Wayfarers say peace to Greece

Kia ora,

Phew, good to get that win under our belts eh! We streamed live from a Greek taverna, riding the tries and sin bins of the game, with Maia sporting a new self-styled cut for the occasion (a liiiiiittle bald patch from too much ‘evening it out’. He looked like one of my Barbies circa 1996). Go ahead and grab a cuppa as I take you through Athens, Delphi, and Paxos with me.

The port of Piraeus was our key to Athens. Arriving in the dark, weary from a labored and wavy ferry ride, we entered a city of contrasts – a place of both grandeur and decay, faith and despondency, organization and dysfunction.

Although not unique in its problems, the transparency of Athens’ social issues was confronting. Queuing for bus information, a small girl with a snotty nose and hungry eyes touched my hands but broke my heart as she begged for cents. We passed communes of homeless, pushing possessions in shopping trolleys through vandalized industrial premises. Everywhere we went, the abscessed faces, matted coats, and bony ribs of animals were devastatingly present. Where is the safety net?

Just a few streets east and west curved the yellow brick road, a NIMBY tourist trail showcasing Athens’ assets. Though we remained aware of our bubble existence, it was safe and convenient to follow these blinkered pedestrian streets. In a full day, Maiocrates and I (Danastotle) strolled through the botanic gardens, by the Temple of Zeus, past the Panathenaic Stadium, and through Plaka. The tree topper was the Acropolis, noble city watch up on the hill. Historically green as I am, I marveled as these structures brought on an awestruck feeling, same as when contemplating galaxies beyond. To think the blush, rosy marble has endured so many eras, housed such important developments, and had its paths worn by scores of generational footprints is extraordinary.

Leaving our top notch Athens hostel (grateful for a suite of Head&Shoulders/Nivea shower products – a luxury departure from 4-in-1 shampoo), we bused to the archaeological site and quiet honeycomb mountain village of Delphi. Situated in inland Greece with beautiful views down to the sea, Delphi boasts a remarkably intact theatre, stadium and sculptures, their wonderful preservation enabling us to easily appreciate ancient town planning and historical art. Delphi was a great little stop (which we’d recommend doing in a day trip from Athens).

Back in Athens, we caught an overnight bus to Corfu, then hydrofoil to Paxos – the smallest of the Ionian islands. Arriving in Paxos is like getting a puppy for a birthday present – the best of surprises and utterly delightful. The main port town is protected by two islets, resembling a fjord. The exotic beaches of Vrika and Voutoumi on nearby Antipaxos (just a 10 minute speedboat away) were astonishing with flawless water and pristine sand. We highly rate this hideaway of god Poseidon, it has left a lasting impression on us.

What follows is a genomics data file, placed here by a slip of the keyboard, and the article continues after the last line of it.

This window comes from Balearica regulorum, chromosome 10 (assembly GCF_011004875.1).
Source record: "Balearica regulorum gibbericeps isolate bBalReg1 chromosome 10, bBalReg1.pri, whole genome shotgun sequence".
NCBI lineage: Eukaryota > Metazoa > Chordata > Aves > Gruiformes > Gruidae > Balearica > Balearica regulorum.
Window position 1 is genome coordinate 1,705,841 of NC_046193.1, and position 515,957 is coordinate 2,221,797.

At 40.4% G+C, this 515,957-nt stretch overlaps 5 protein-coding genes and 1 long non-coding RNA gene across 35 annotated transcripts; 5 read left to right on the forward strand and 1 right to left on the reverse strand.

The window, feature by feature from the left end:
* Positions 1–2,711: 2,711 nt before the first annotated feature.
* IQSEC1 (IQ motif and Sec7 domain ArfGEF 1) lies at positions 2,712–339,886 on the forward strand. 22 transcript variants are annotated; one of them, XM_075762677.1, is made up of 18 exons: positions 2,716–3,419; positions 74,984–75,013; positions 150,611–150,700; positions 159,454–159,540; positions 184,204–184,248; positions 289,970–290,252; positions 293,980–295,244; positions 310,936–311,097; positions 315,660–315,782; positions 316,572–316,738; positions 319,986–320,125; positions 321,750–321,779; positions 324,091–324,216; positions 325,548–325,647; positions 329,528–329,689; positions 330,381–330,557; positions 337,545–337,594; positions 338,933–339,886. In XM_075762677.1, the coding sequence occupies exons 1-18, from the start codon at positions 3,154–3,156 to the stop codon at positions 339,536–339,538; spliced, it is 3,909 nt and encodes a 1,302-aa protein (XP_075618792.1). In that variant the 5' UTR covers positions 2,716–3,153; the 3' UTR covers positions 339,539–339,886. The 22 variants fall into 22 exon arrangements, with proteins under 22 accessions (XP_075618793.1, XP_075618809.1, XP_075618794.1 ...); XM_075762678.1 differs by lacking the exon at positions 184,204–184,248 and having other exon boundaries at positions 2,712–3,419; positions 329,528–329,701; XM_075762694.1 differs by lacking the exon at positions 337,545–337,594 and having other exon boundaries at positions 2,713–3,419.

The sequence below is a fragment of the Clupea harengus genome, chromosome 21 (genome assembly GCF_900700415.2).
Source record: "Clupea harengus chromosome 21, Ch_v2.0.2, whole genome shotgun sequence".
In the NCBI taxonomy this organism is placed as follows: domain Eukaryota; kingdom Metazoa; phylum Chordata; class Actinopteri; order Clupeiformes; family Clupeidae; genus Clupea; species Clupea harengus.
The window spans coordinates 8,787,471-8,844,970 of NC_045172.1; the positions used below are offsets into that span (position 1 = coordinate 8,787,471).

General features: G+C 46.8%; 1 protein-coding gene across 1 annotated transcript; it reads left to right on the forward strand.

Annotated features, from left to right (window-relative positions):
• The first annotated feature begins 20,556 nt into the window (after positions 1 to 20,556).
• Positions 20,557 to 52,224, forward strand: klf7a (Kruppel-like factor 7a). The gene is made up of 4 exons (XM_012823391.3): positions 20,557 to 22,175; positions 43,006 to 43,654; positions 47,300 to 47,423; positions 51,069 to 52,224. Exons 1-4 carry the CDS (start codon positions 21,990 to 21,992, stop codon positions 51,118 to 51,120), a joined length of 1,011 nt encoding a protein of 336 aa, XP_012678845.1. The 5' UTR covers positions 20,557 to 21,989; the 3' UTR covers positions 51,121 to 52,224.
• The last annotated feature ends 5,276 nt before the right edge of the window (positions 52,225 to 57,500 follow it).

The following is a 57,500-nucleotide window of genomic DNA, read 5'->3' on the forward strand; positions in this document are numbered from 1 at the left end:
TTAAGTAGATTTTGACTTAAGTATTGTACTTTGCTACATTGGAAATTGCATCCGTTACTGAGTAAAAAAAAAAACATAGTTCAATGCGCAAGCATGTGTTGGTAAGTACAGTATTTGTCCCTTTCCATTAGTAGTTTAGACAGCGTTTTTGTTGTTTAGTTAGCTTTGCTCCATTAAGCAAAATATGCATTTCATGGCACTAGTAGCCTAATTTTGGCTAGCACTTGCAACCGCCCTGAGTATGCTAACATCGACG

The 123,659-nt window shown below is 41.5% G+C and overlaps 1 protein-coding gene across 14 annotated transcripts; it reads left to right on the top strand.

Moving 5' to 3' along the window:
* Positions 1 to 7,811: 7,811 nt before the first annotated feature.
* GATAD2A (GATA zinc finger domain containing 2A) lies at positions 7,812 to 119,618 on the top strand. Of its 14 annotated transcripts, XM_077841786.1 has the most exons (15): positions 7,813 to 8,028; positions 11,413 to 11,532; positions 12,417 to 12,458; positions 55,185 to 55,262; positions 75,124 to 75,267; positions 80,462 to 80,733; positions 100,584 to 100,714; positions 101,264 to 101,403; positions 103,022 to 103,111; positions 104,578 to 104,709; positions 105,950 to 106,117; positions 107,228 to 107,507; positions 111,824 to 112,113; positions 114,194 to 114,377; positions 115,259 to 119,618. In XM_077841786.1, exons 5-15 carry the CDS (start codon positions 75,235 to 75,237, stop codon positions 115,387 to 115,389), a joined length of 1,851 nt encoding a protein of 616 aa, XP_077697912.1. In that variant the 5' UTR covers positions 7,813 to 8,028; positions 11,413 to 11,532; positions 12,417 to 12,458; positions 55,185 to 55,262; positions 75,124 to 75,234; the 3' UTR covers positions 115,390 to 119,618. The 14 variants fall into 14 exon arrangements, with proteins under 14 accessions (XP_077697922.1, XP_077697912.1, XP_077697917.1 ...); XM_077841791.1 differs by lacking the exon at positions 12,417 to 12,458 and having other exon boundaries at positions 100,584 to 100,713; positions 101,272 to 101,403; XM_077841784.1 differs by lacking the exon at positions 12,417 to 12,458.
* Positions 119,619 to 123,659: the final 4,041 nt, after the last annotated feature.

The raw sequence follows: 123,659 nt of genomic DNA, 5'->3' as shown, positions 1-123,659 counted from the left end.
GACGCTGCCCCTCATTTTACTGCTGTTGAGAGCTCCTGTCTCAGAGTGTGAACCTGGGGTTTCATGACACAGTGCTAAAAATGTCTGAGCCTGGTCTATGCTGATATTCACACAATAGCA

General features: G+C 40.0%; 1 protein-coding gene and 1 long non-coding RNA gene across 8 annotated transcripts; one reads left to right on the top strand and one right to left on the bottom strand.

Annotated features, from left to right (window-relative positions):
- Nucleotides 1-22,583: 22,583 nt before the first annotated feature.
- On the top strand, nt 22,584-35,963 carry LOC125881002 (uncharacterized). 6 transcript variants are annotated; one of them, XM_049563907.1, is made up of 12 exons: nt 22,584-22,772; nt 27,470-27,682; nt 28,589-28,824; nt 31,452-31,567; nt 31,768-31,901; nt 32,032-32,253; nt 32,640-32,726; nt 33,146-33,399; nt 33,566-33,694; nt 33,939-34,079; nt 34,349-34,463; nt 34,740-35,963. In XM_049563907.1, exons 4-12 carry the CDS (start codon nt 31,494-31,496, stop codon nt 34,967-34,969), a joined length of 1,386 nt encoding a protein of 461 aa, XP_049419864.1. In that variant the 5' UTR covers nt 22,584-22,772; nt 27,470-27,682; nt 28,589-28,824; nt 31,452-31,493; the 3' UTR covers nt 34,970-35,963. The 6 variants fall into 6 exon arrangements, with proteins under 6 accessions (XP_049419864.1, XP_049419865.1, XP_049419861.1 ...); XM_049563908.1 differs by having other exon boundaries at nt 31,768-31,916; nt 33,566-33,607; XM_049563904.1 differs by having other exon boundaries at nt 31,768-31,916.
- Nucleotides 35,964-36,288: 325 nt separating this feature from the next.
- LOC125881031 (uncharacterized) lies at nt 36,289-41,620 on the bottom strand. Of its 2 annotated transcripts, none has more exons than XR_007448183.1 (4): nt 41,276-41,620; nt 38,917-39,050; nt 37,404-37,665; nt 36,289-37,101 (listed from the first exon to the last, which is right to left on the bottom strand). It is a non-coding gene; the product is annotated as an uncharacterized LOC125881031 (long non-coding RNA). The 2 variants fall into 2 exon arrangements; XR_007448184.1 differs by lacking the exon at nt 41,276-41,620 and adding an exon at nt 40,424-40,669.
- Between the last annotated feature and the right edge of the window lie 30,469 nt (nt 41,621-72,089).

Today is our last in Paxos before heading back to Corfu tomorrow where we bid thanks and farewell to Greece and make for Italy.

Photographs follow.

Athens – Acropolis changing of the guard


Athens – Acropolis Old Temple of Athena


Athens – looking out over the city


Athens – Acropolis


Athens – Panathenaic Stadium


Athens – through Plaka


Athens – love the green they add to the midrise apartments


Delphi – the theatre


Delphi – the valleys


Delphi – the stadium and wooden spooner


Delphi – Sanctuary of Apollo


Corfu – arrived at sunrise, my favourite time of day


Corfu – still smiling despite 14 hours of buses and bearing the brunt of a pigeon dumping


Antipaxos – dreaaamy


Antipaxos – water so clear the boats look like they float on air


Antipaxos – couldn’t get enough snaps


Antipaxos – looking like a fish out of water (nottttt…more like in his element!!!)


Antipaxos – one of Karlene’s dinghy’s (left) out for a day trip


Antipaxos – terrific


Antipaxos – some good days spent here



One thought on “Wayfarers say peace to Greece

  1. While you are sunning it to the max we are into one rainy deluge after another. Gisborne has been flooded – no word from Mahanga and we are likely to receive more rain for next two or three days before it lets up. Spring has been in evidence everywhere and the rain will be welcome for its ground penetration. The gardens should be beautiful when the sun warms up the days again. Enjoy your days in the sun. More to come once you get back. Arohanui.


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